Lecture 12 4/8/2013 2:44:00 PM
Light and Telescope Part II
Review: Properties of light:
Light is a wave and carries energy
Travels through space as a wave, but in some of its interactions
with matter, acts more like particles
Visible light makes up a small part of the electromagnetic spectrum
which also includes radio, infrared, ultraviolet, gamma rays, etc.
All of the above can be considered different types of light.
Like all waves, light waves have properties of wavelength,
frequency and wave speed, which are related:
o Wavelength: distance between two wave crests
o Frequency: number of times per second that a wave vibrates
up and down.
Wave speed: wavelength x frequency
Wave speed is fixed by the medium (for like in a vacuum, it is the
speed of light), so that means
The higher the frequency, the shorter the wavelength, and the
other way around.
For visible light, redder light = lower frequencies, longer
wavelengths. Bluer light = higher frequencies, shorter wavelengths.
In the electromagnetic spectrum, radio waves have the longest
waves/lowest frequencies, gamma rays have the shortest
Wave length comparisons:
o Radio: can be as big as a football field, or bigger
o Gamma: comparable to an atomic nucleus
Photons: particles of light:
When it interacts with matter, light energy is emitted to absorbed in
discrete chunks or packets: photons.
The size (energy) of a photon depends on its frequency: E=hf.
o (h = Planck’s constant = 6.62x10^-34 J s)
in other words, photons of higher frequency light have more energy
than for lower frequency light. Photons: higher frequency = higher energy:
Photons of higher frequency light have more energy than for lower
Medical (and other) consequences of this: higher-energy photons
can do more damage to living cells when absorbed. So, visible light
is pretty harmless, but ultraviolet light (with its higher
frequency/more energetic photons) can cause sunburn and skin
X-ray and gamma rays photons have even higher energies, so too
much exposure to them can be more dangerous.
Light: Our Messenger from the Universe:
Not all forms of light can get through Earth’s atmosphere: this is
one of the reasons for building observatories in space.
On earth, we can only see astronomical objects through visible light
and radio waves.
How do telescopes help?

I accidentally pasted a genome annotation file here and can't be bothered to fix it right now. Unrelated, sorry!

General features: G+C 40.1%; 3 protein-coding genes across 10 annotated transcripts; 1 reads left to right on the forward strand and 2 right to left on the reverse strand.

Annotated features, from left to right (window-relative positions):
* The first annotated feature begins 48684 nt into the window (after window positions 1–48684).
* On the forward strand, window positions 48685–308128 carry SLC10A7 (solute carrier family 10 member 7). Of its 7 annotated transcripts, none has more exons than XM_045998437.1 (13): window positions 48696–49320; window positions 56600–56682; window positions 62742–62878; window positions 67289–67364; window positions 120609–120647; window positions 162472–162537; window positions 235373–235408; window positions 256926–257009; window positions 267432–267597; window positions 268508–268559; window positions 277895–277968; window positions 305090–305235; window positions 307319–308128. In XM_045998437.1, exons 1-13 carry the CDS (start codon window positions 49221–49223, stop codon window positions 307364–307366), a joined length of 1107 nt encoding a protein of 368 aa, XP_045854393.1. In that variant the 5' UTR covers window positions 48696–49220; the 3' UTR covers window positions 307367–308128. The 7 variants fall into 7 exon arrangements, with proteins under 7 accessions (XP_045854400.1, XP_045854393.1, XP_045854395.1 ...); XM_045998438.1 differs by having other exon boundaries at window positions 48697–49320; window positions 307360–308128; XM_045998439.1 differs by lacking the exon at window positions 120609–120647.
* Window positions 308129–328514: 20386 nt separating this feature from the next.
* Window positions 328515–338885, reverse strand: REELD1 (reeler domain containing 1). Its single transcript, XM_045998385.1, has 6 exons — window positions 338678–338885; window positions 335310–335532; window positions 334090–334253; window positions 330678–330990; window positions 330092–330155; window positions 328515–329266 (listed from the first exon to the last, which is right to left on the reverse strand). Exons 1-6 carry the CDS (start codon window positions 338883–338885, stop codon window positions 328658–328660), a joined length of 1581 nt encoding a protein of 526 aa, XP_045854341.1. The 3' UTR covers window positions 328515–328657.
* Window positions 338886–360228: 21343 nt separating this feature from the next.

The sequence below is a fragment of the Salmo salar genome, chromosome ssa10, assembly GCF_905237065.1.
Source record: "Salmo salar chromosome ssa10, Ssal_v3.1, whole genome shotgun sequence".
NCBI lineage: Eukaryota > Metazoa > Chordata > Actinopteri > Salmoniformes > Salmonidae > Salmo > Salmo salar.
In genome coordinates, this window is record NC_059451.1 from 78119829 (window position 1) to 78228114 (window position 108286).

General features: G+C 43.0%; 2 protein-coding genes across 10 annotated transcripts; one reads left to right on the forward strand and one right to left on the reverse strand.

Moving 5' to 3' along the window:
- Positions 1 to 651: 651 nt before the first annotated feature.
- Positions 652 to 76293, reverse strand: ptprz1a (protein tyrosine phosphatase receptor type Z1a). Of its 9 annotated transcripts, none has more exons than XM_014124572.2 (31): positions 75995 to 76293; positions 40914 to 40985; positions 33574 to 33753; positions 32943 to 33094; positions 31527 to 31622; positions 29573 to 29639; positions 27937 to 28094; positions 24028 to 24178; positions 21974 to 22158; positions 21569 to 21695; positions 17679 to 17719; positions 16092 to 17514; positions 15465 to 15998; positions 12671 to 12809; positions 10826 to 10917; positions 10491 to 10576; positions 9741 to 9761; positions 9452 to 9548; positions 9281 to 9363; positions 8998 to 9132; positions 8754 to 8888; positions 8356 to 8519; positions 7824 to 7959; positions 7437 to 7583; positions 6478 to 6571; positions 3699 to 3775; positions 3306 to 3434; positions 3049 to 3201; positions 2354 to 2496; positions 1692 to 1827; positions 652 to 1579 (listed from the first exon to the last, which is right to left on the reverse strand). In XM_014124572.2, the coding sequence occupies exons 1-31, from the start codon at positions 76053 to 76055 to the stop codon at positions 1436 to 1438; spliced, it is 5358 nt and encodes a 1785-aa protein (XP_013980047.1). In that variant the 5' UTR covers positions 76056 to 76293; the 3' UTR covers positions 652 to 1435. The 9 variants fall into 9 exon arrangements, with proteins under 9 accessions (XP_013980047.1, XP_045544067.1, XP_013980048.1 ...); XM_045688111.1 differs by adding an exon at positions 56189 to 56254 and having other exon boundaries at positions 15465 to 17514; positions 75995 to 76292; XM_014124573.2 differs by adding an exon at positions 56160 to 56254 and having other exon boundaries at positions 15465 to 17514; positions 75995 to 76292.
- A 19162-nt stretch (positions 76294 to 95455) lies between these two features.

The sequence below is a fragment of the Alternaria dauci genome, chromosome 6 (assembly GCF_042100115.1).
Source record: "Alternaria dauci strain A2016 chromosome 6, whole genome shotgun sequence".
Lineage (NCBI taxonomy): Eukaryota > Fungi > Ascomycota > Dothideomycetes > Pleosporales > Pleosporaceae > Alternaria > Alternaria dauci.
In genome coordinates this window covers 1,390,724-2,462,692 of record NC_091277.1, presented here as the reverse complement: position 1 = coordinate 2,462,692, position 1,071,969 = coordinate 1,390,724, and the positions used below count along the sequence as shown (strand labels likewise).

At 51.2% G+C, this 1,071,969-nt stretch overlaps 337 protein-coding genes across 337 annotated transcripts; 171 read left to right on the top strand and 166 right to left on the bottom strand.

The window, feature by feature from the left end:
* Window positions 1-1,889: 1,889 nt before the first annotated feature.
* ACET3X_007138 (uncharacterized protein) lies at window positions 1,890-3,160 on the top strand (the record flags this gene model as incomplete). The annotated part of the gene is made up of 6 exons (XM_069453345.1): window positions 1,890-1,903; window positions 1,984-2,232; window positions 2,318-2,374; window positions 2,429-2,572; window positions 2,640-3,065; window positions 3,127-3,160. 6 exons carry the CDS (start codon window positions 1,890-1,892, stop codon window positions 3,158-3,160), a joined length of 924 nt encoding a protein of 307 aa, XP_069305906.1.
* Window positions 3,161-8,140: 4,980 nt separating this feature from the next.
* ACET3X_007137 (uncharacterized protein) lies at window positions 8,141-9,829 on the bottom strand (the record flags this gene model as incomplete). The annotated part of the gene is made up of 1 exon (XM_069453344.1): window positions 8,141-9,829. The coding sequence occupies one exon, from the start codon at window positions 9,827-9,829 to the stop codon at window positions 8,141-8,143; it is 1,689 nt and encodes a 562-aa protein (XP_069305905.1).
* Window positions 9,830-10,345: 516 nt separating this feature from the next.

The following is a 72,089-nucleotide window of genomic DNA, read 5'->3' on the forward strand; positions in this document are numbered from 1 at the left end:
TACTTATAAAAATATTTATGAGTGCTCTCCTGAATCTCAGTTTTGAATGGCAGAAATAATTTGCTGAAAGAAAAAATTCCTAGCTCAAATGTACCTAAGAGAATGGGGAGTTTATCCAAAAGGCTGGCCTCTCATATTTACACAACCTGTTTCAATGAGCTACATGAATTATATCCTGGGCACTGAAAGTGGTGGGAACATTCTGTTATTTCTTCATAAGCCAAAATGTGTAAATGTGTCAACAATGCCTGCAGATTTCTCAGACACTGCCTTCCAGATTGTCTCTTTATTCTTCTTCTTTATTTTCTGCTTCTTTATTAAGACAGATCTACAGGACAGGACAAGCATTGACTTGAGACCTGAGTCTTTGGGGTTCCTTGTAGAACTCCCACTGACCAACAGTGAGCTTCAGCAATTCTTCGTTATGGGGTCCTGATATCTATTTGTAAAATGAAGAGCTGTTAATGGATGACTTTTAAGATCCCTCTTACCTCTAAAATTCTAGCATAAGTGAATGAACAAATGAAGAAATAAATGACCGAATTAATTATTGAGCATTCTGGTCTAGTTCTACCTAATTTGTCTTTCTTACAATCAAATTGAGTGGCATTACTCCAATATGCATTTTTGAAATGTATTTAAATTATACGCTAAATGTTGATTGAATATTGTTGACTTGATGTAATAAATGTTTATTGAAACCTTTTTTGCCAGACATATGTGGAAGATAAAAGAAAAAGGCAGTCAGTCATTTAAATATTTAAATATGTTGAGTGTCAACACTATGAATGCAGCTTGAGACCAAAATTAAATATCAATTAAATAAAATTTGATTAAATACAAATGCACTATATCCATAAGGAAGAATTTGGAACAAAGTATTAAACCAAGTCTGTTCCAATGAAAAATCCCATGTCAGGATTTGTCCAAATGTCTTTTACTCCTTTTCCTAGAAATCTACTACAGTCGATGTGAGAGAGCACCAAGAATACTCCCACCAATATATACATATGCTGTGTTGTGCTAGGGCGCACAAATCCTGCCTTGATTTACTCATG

You probably know that they make small things look bigger (they
magnify the apparent angular size of distant objects, allowing you
to see more detail.)
Limitations of the human eye: how telescopes help:
Remember that light intensity (brightness) describes the amount of
energy falling on a surface per unit area.
Some objects (for example, far away stars) are hard to see because
they are too dim. Not enough energy from them is reaching our
But you can increase the amount of energy collected by increasing
the surface area.
Pupils of eyes have a small area: one thing telescopes do is
concentrate light from a larger area.
How do telescopes help: light-gathering power:
A telescope acts as a “light bucket”, or a “light funnel”. Ability of a telescope to collect more light is called “light-gathering
Twice as much area twice as much light.
10 times as much area ten times as much light.
Brightness and Magnitude of Stars:
Stars are classified by apparent visual magnitude, a number
repressing their brightness.
Originally, there wee just six numbered classes:
o First magnitude = brightest stars, sixth magnitude = faintest
visible with the unaided eye.
Ptolemy used this magnitude system in his writing, others may
have used it earlier.
More recently, it became possible to measure flux (energy per
square meter per second) of light more precisely, allowing a more
precise numerical measurement of brightness, mv. (apparent visual
Smaller numbers mean brighter, larger numbers mean
With the new sale, some of the brightest objects have negative
Visual magnitude only counts visible light.
Telescopes: why bigger is better:
A wider telescope means more light gathering power.
Another limitation of human eyes: diffraction.
o The bending of the edges of waves as they pass through an
opening (or around an obstacle)
Diffraction blurs images, so if two stars are too close together in
angular distance, their images blur into one.
Diffraction limit (angular resolution): This puts a limit on the smallest angular sizes we can observe with
a telescope (or eye, camera, etc.)
o Diffraction limit (degrees) = (25/3)^